The Ottawa Citizen

“Uchida, who obviously enjoys playing this dynamic piece [Brady Violin Concerto], gave an authoritative account. His astringent, shimmering sound is the ideal vehicle for Brady’s writing.”

– Natasha Gauthier, January 2015

Wolfgang's Tonic

“Violinist Robert Uchida was a persuasive advocate for the piece [Brady Violin Concerto], expressing the slow movement with lyrical dignity and the outer movements, especially the third, with vigour and brilliance.”

– Richard Todd, January 2015

The Chronicle Herald, Halifax

“Uchida evoked shouts and cheers for his solo performance in Prokofiev’s, spiky, cubist, Violin Concerto in G minor. He played it with a thorough understanding of its modernist style. His tone was light and rich by turns, and his technique virtuosic.”

– Stephen Pedersen, April 2008

“Uchida’s genius was to find this solid vein of musical gold by going right back inside Vivaldi, creating vivid tone paintings of the seasons as bright and active as a Brueghel canvas, which he finessed in a way, without making a bigger deal of the simple, fiery virtuosity of the violin solo writing than just what was needed to make it one of the most colourful performances I have heard in a while.”

– Stephen Pedersen, February 2008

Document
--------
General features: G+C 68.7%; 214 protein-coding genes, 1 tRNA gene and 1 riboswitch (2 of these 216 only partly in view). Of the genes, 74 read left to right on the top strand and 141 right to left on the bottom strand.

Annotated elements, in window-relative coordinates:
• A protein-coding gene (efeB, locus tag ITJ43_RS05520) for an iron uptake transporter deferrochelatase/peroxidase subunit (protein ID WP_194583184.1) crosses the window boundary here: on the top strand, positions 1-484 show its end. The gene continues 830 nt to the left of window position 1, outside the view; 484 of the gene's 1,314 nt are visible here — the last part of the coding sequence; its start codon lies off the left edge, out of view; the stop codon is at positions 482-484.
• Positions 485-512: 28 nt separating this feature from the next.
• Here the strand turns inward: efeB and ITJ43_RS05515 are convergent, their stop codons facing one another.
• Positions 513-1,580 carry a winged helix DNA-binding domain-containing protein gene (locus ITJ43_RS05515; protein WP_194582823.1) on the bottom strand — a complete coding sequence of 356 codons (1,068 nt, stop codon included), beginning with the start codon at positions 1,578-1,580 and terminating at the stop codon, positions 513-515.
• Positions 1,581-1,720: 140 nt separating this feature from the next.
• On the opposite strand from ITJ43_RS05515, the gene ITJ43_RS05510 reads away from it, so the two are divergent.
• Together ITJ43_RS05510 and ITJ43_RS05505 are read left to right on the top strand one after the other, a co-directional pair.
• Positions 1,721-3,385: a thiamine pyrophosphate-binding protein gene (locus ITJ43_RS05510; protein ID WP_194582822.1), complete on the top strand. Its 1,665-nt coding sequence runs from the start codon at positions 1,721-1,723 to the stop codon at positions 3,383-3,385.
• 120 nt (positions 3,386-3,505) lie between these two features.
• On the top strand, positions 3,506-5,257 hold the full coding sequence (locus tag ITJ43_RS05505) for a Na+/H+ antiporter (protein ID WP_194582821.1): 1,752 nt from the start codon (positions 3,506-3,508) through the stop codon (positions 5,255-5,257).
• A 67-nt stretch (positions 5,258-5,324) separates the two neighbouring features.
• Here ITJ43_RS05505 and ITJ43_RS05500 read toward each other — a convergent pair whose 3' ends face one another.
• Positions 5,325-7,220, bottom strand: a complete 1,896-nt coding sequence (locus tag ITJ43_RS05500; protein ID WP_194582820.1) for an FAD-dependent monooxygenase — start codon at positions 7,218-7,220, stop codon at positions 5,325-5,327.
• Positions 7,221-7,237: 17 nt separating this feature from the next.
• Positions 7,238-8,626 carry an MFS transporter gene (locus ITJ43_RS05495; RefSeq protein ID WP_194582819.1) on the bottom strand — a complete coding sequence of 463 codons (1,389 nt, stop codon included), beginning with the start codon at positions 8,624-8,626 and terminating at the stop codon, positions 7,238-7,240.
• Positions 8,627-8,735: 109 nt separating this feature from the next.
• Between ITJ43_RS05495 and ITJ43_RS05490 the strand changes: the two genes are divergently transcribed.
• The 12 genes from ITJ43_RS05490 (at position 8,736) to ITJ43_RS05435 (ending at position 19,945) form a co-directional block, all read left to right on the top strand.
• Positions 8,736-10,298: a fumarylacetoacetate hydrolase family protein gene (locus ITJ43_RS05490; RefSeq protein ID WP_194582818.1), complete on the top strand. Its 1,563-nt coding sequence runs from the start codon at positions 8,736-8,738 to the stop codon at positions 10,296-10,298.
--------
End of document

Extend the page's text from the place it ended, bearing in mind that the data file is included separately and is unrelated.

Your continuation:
“Certainly, the stunning performance of this work by Symphony Nova Scotia concertmaster Robert Uchida, pianist Peter Allen and the Blue Engine String Quartet at the Lillian Percy Concert Hall in Halifax during the St. Cecilia Chamber Plus Series on Sunday afternoon had everything a romantic blockbuster has in the way of psychological intensity, scenic colour and emotional rollercoasting. The playing was phenomenal.

“Uchida surfing the orchestral sound and diving in and out of it, Allen on piano ringing in the other players with brilliant keyboard ranging scales, running as easily as a cheetah right to the top of the hills. Uchida and Allen started off with Claude Debussy's Violin Sonata, his tone resonant and clear, rich in the low register and brilliant in the high.”

– Stephen Pedersen, October 2009

“The performance began with a breathtakingly intimate and personal interpretation by violinist Robert Uchida (concertmaster of Symphony Nova Scotia) of Bach’s Sonata in G Minor for Solo Violin, also known as the First Partita. [...]

“Musicians, being what they are, treat each impossibility as an expressive opportunity. We hear the chords as two chords, but accept them as one. This is pure magic. And Uchida, who completely dominates your attention when he plays, is a master magician. [...]